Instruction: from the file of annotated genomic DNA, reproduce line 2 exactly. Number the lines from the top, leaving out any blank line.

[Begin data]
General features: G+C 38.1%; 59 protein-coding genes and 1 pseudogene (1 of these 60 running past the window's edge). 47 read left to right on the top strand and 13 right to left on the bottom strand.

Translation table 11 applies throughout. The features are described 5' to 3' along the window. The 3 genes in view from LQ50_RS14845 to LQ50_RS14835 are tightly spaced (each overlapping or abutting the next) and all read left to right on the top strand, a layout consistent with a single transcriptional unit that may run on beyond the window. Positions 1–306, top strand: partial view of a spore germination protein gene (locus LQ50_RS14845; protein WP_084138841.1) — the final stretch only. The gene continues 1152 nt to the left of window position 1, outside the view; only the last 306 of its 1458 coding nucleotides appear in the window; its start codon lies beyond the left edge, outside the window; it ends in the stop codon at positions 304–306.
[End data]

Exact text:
Translation table 11 applies throughout. The features are described 5' to 3' along the window. The 3 genes in view from LQ50_RS14845 to LQ50_RS14835 are tightly spaced (each overlapping or abutting the next) and all read left to right on the top strand, a layout consistent with a single transcriptional unit that may run on beyond the window. Positions 1–306, top strand: partial view of a spore germination protein gene (locus LQ50_RS14845; protein WP_084138841.1) — the final stretch only. The gene continues 1152 nt to the left of window position 1, outside the view; only the last 306 of its 1458 coding nucleotides appear in the window; its start codon lies beyond the left edge, outside the window; it ends in the stop codon at positions 304–306.